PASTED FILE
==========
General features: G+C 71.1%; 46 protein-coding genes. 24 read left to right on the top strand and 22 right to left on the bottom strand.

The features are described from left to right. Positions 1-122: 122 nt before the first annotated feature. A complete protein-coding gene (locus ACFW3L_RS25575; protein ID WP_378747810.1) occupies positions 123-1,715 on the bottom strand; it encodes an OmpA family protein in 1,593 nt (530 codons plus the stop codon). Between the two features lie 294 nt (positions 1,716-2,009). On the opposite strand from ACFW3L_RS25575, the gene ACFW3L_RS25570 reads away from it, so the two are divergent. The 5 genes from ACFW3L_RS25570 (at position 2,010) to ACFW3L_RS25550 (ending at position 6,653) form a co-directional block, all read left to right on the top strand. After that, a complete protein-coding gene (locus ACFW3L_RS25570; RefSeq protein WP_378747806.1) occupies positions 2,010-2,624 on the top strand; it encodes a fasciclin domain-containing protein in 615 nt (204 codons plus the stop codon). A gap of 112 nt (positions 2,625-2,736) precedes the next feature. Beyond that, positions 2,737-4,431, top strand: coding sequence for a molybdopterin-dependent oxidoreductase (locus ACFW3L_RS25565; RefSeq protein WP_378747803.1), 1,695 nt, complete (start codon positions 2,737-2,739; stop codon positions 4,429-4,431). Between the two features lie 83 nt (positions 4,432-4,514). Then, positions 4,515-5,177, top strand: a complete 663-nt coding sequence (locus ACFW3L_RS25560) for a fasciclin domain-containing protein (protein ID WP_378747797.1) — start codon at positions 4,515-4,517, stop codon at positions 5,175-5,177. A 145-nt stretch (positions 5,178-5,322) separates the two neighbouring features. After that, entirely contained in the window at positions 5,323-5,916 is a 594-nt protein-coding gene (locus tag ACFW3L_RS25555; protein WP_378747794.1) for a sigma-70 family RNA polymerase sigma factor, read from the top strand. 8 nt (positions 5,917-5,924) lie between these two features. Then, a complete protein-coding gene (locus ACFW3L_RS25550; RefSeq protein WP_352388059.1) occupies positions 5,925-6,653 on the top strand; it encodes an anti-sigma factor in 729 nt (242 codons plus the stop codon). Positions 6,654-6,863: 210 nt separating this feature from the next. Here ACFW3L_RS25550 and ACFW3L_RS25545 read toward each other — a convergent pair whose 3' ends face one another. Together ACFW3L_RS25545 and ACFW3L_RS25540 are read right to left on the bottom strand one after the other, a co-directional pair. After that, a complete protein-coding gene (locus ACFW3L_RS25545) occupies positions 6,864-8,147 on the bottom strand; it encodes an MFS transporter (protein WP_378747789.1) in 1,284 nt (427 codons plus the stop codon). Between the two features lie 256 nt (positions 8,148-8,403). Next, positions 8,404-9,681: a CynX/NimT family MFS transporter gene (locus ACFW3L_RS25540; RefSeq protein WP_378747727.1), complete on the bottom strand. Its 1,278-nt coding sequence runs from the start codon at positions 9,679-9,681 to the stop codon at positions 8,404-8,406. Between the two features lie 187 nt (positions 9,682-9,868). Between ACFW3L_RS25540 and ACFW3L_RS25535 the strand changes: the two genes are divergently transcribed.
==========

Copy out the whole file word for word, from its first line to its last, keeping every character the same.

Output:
General features: G+C 71.1%; 46 protein-coding genes. 24 read left to right on the top strand and 22 right to left on the bottom strand.

The features are described from left to right. Positions 1-122: 122 nt before the first annotated feature. A complete protein-coding gene (locus ACFW3L_RS25575; protein ID WP_378747810.1) occupies positions 123-1,715 on the bottom strand; it encodes an OmpA family protein in 1,593 nt (530 codons plus the stop codon). Between the two features lie 294 nt (positions 1,716-2,009). On the opposite strand from ACFW3L_RS25575, the gene ACFW3L_RS25570 reads away from it, so the two are divergent. The 5 genes from ACFW3L_RS25570 (at position 2,010) to ACFW3L_RS25550 (ending at position 6,653) form a co-directional block, all read left to right on the top strand. After that, a complete protein-coding gene (locus ACFW3L_RS25570; RefSeq protein WP_378747806.1) occupies positions 2,010-2,624 on the top strand; it encodes a fasciclin domain-containing protein in 615 nt (204 codons plus the stop codon). A gap of 112 nt (positions 2,625-2,736) precedes the next feature. Beyond that, positions 2,737-4,431, top strand: coding sequence for a molybdopterin-dependent oxidoreductase (locus ACFW3L_RS25565; RefSeq protein WP_378747803.1), 1,695 nt, complete (start codon positions 2,737-2,739; stop codon positions 4,429-4,431). Between the two features lie 83 nt (positions 4,432-4,514). Then, positions 4,515-5,177, top strand: a complete 663-nt coding sequence (locus ACFW3L_RS25560) for a fasciclin domain-containing protein (protein ID WP_378747797.1) — start codon at positions 4,515-4,517, stop codon at positions 5,175-5,177. A 145-nt stretch (positions 5,178-5,322) separates the two neighbouring features. After that, entirely contained in the window at positions 5,323-5,916 is a 594-nt protein-coding gene (locus tag ACFW3L_RS25555; protein WP_378747794.1) for a sigma-70 family RNA polymerase sigma factor, read from the top strand. 8 nt (positions 5,917-5,924) lie between these two features. Then, a complete protein-coding gene (locus ACFW3L_RS25550; RefSeq protein WP_352388059.1) occupies positions 5,925-6,653 on the top strand; it encodes an anti-sigma factor in 729 nt (242 codons plus the stop codon). Positions 6,654-6,863: 210 nt separating this feature from the next. Here ACFW3L_RS25550 and ACFW3L_RS25545 read toward each other — a convergent pair whose 3' ends face one another. Together ACFW3L_RS25545 and ACFW3L_RS25540 are read right to left on the bottom strand one after the other, a co-directional pair. After that, a complete protein-coding gene (locus ACFW3L_RS25545) occupies positions 6,864-8,147 on the bottom strand; it encodes an MFS transporter (protein WP_378747789.1) in 1,284 nt (427 codons plus the stop codon). Between the two features lie 256 nt (positions 8,148-8,403). Next, positions 8,404-9,681: a CynX/NimT family MFS transporter gene (locus ACFW3L_RS25540; RefSeq protein WP_378747727.1), complete on the bottom strand. Its 1,278-nt coding sequence runs from the start codon at positions 9,679-9,681 to the stop codon at positions 8,404-8,406. Between the two features lie 187 nt (positions 9,682-9,868). Between ACFW3L_RS25540 and ACFW3L_RS25535 the strand changes: the two genes are divergently transcribed.